Phillip Island, Australia
The FIM have today at last finalized the 2016 MotoGP calendar. The two circuits which were still subject to contract, Brno and Jerez, have now had their contracts confirmed. The calendar is unchanged from the provisional calendar published between Sepang and Valencia last year.
FIM Road Racing World Championship Grand Prix
2016 Calendar, 10 February
The FIM and Dorna are pleased to confirm that the FIM Grand Prix World Championship calendar published as provisional on November 2 is now final.
The return of Casey Stoner to Ducati as a test rider has raised more questions than it answered. Fans and media alike are in a state of confusion about his intentions, especially given the times he was setting on the Ducati Desmosedici GP15. What was he doing? Will he race again? When will he test again? To try to put this test and Stoner's role into perspective, here is what we know, what we think we know, and what we don't.
What was Stoner riding?
Casey Stoner spent all three days on the Ducati Desmosedici GP15. He did not test the GP16.
If he's a test rider, why didn't he test the GP16?
A lot of reasons. The GP16 is a brand new bike, and there aren't that many of them yet, so Ducati can't afford to have a test rider destroy one if they crash. The GP16 is not that different to the GP15, so there was plenty for Stoner to test which is transferable to the GP16. Stoner hadn't ridden a MotoGP bike in a year, and hadn't ridden a Ducati since 2010. He hadn't ridden Michelins since 2006, and MotoGP is now using a spec software. For this test, Stoner's aim was to get up to speed, learn and understand the Ducati and a 1000cc era MotoGP bike, complete with Michelins and spec software, and prepare himself for the next test, so that he can provide better input at the next test.
The FIM today released the provisional 2016 calendar for the World Superbike championship. There is good news and bad news in the calendar, with Portimao disappearing from the calendar, but Monza making a welcome return. World Superbikes will also be returning to Germany, with the entire circus turning up to the Lausitzring, just north of Dresden. The best news is that there are no direct clashes with MotoGP, but WSBK will be running on the same date as F1 for nine rounds, though only the Donington and Monza rounds happen in the same timezone. Given the different time schedules for F1 and WSBK, bike racing fans should not have to miss any of the action.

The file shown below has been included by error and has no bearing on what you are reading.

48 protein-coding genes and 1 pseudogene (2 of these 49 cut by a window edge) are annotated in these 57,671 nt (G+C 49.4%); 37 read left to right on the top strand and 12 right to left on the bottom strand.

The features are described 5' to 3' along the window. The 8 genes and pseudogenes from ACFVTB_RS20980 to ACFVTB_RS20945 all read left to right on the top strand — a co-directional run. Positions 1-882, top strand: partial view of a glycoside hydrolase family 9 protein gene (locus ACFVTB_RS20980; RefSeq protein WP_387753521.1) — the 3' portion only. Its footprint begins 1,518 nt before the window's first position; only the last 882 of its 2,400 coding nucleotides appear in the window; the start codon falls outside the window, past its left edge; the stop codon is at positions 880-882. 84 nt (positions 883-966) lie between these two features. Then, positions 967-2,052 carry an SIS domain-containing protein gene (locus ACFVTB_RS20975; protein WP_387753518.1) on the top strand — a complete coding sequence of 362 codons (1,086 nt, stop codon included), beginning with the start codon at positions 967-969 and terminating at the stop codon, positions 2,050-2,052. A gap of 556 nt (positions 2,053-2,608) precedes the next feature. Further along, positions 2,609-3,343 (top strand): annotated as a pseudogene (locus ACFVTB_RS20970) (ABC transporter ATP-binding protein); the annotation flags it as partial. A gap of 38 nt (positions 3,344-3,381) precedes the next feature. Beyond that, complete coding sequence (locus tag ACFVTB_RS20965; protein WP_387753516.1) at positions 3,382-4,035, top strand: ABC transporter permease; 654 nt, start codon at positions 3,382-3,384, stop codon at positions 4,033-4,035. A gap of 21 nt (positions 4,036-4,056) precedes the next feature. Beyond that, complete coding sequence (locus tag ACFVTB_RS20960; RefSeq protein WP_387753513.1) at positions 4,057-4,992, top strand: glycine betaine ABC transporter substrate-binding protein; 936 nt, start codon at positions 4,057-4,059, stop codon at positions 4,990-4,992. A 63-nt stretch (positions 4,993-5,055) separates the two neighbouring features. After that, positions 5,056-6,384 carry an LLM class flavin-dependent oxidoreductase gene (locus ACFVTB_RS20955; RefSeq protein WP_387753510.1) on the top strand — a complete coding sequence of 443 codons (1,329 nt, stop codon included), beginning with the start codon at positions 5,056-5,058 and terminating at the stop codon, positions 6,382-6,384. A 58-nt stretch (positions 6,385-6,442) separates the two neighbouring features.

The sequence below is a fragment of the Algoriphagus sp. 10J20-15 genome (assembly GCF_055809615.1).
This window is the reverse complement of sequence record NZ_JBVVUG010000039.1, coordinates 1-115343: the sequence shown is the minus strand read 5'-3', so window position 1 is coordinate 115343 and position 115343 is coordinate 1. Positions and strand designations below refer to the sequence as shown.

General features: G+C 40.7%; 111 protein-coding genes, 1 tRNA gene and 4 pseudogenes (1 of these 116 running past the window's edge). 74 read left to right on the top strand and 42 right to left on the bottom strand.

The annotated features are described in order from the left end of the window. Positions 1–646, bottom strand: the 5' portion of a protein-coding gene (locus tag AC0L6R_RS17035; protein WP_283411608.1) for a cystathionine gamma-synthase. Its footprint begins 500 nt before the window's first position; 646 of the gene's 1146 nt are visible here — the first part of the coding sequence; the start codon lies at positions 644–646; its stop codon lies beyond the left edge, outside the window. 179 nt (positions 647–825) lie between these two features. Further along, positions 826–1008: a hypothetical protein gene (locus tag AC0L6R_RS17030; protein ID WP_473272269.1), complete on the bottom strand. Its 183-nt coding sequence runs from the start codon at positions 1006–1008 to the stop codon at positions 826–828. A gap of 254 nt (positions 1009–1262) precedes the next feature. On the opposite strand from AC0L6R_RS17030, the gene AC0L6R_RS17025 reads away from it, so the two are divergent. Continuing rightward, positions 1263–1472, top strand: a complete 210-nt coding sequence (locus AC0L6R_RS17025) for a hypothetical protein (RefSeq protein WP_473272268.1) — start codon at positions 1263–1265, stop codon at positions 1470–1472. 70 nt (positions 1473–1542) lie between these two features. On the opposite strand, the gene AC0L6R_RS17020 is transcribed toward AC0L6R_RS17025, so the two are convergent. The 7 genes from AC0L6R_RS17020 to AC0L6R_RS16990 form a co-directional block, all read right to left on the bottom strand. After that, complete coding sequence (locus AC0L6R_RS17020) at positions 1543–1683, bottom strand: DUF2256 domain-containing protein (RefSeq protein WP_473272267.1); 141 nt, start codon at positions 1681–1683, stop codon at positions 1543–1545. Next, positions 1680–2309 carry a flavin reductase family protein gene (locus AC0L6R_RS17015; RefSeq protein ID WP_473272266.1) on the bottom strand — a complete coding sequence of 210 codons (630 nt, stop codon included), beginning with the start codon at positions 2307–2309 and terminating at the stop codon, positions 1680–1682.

The Lausitzring was not the only option considered when WSBK looked at returning to Germany. The series was also in talks with the Sachsenring, as the MotoGP round is immensely popular there. In the end, Lausitz was chosen, WSBK having raced there previously from 2005 to 2007.
The FIM have released another provisional calendar for the MotoGP series, in response to yet another shake up of the F1 calendar by Bernie Ecclestone. With F1 and MotoGP having an informal agreement not to have their dates clash, and with MotoGP losing out in terms of TV audience whenever they do, the MotoGP calendar released in September had too many conflicts with F1.
As a result of those clashes, four races have now been moved to different dates. The German Grand Prix at the Sachsenring has been shifted back a week to 17th July. Silverstone, scheduled to be held on the 17th, has been moved to the 4th September. The Malaysian Grand Prix at Sepang has been moved from the start to the end of the Asia-Pacific triple header, and will now be run on 20th October. That shift means that the Valencia race has been pushed back a week, to 13th November.
2015 Phillip Island Moto3 And Moto2 Round Up - How The Championship Went Undecided, And Who Caused The Crash
If you thought the MotoGP race at Phillip Island was thrilling, you should have seen Moto3. Phillip Island is a track where it is almost impossible to escape on a Moto3 bike, the long fast straight, usually with a headwind, allowing a chasing group to draft each other forward and catch anyone trying to get away. The only hope is for something to happen, to split the group and force a break.